Trump Meets Netanyahu, Endorses 2-State Solution On Wednesday, President Trump said he'd like to see the creation of a Palestinian state. Israeli leaders had mixed reactions.
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Trump Meets Netanyahu, Endorses 2-State Solution

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Trump Meets Netanyahu, Endorses 2-State Solution

Trump Meets Netanyahu, Endorses 2-State Solution

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STEVE INSKEEP, HOST:

President Trump made headlines yesterday on a number of topics, including changing his stance on the Israeli-Palestinian conflict. He said out loud that he would like to see the creation of a Palestinian state. The reaction from Israel has been mixed. NPR's Daniel Estrin reports from Jerusalem.

DANIEL ESTRIN, BYLINE: President Trump met Israeli Prime Minister Benjamin Netanyahu in New York yesterday, and reporters asked Trump whether he supported a two-state solution, the creation of a Palestinian state alongside Israel.

(SOUNDBITE OF ARCHIVED RECORDING)

PRESIDENT DONALD TRUMP: I like two-state solution.

UNIDENTIFIED REPORTER: Mr. President?

TRUMP: That's what I think works best.

ESTRIN: For decades, the U.S. backed that solution as a key for Israeli-Palestinian peace. Yesterday was the first time Trump publicly voiced his preference for a Palestinian state. In response, a spokesman for Palestinian Authority President Mahmoud Abbas said the road to peace requires a two-state solution. Trump's comments were a gesture toward the Palestinian position after months of rocky relations with the Palestinians, after the U.S. recognized Jerusalem as Israel's capital. In a press conference, Trump elaborated on his comment supporting a Palestinian state.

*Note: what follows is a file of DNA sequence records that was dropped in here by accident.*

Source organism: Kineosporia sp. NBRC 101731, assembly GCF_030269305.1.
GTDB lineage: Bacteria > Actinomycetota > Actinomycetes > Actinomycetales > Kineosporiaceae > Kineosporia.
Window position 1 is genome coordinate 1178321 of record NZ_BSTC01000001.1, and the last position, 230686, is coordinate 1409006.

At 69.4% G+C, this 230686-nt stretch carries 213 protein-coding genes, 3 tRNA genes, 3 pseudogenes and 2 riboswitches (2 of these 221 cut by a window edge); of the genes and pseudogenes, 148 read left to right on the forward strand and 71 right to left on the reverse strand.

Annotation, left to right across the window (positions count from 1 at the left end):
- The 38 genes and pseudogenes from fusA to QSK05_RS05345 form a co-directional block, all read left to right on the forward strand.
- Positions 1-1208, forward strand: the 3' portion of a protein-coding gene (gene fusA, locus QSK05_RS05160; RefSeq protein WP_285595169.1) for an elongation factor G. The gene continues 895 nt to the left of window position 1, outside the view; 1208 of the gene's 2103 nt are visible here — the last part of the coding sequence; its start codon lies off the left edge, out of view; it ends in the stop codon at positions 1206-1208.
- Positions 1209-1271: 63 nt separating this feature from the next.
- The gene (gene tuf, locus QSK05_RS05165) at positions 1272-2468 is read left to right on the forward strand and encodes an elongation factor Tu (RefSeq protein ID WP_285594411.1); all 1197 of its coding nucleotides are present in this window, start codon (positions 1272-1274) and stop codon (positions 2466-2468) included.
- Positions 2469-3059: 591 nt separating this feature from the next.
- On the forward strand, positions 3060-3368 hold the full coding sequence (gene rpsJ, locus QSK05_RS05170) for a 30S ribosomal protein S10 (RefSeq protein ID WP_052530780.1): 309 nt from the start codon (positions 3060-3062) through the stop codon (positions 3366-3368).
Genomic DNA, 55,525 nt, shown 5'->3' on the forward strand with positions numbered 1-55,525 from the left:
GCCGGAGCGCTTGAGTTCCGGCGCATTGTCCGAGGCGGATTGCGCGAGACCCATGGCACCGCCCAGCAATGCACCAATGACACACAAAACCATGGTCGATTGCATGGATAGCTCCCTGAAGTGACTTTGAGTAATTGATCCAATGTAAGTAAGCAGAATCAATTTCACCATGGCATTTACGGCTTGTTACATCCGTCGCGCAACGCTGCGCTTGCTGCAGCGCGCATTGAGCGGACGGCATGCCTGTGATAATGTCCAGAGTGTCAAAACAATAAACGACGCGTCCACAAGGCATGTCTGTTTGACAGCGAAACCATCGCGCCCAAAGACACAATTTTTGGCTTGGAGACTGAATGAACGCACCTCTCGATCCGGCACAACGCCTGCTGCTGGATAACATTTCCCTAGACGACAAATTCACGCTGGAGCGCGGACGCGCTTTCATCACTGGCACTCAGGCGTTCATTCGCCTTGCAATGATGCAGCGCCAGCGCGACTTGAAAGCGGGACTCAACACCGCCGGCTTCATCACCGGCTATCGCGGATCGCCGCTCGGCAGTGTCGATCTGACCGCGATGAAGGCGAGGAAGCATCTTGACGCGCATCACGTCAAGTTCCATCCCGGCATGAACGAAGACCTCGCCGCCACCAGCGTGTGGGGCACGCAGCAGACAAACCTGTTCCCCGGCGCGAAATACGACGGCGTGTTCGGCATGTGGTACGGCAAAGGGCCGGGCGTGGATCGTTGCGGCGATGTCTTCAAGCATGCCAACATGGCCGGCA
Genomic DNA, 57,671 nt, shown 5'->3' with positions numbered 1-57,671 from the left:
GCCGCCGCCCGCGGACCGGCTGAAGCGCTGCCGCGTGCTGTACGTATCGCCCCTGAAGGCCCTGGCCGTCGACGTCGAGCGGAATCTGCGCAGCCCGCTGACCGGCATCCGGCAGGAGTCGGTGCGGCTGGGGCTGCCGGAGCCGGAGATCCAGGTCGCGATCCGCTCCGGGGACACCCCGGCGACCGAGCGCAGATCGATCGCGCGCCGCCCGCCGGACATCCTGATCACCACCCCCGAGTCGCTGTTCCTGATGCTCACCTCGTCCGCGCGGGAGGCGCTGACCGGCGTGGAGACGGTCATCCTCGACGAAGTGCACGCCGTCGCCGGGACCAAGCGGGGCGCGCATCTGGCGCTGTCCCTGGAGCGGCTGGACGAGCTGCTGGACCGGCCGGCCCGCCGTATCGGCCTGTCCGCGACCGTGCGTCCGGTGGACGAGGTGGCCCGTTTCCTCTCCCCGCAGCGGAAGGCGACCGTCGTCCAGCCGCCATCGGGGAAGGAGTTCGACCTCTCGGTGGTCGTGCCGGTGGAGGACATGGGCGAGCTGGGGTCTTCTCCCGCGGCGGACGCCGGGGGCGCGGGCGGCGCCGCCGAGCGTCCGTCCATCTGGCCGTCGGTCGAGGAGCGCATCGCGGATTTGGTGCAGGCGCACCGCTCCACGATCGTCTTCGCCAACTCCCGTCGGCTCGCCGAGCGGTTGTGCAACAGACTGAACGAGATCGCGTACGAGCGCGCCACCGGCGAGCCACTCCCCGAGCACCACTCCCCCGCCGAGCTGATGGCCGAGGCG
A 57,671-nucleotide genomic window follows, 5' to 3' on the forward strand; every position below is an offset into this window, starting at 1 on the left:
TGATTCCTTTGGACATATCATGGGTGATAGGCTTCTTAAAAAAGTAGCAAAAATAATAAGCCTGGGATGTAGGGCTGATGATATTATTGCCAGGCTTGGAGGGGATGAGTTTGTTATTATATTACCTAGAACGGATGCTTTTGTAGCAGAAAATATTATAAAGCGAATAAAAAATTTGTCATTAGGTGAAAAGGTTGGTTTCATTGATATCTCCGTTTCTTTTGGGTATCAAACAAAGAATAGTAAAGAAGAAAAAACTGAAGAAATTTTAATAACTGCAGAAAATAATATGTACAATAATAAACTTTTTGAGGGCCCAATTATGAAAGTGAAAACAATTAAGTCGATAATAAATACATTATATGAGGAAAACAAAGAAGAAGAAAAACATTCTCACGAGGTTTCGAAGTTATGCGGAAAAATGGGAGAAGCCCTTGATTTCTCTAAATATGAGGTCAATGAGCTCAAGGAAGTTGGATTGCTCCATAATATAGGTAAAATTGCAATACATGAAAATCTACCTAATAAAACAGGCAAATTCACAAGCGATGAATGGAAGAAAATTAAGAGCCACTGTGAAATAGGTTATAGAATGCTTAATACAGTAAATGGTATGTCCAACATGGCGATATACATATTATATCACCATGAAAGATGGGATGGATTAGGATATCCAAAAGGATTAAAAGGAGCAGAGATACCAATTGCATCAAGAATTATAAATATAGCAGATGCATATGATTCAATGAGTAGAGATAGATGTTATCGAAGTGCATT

(SOUNDBITE OF PRESS CONFERENCE)

TRUMP: You know what I did today? By saying that, I put it out there. And if you ask most of the people in Israel, they agree with that. But nobody wanted to say it. It's a big thing to put it out. It's a very big thing to put it out. Now, the bottom line. If the Israelis and the Palestinians want one state, that's OK with me. If they want two states, that's OK with me.

ESTRIN: Yesterday Netanyahu did not take a clear position on a Palestinian state. In a briefing with reporters, he said he wants the Palestinians to rule themselves, but Israel would need to retain full security control in Palestinian areas. Many in Netanyahu's government are opposed to a Palestinian state. Two prominent cabinet ministers tweeted their opposition yesterday. A third, cabinet minister Yuval Steinitz, told Israeli Army Radio he supports a different solution...

(SOUNDBITE OF ARCHIVED RECORDING)

YUVAL STEINITZ: (Foreign language spoken).

ESTRIN: ...A confederation between the Palestinians and Jordan, not a Palestinian state. He said the Palestinians have no ability to handle a state by themselves. Trump says he'll unveil his peace plan within two to four months. Today Abbas and Netanyahu, the Palestinian and Israeli leaders, address the United Nations. Daniel Estrin, NPR News, Jerusalem.

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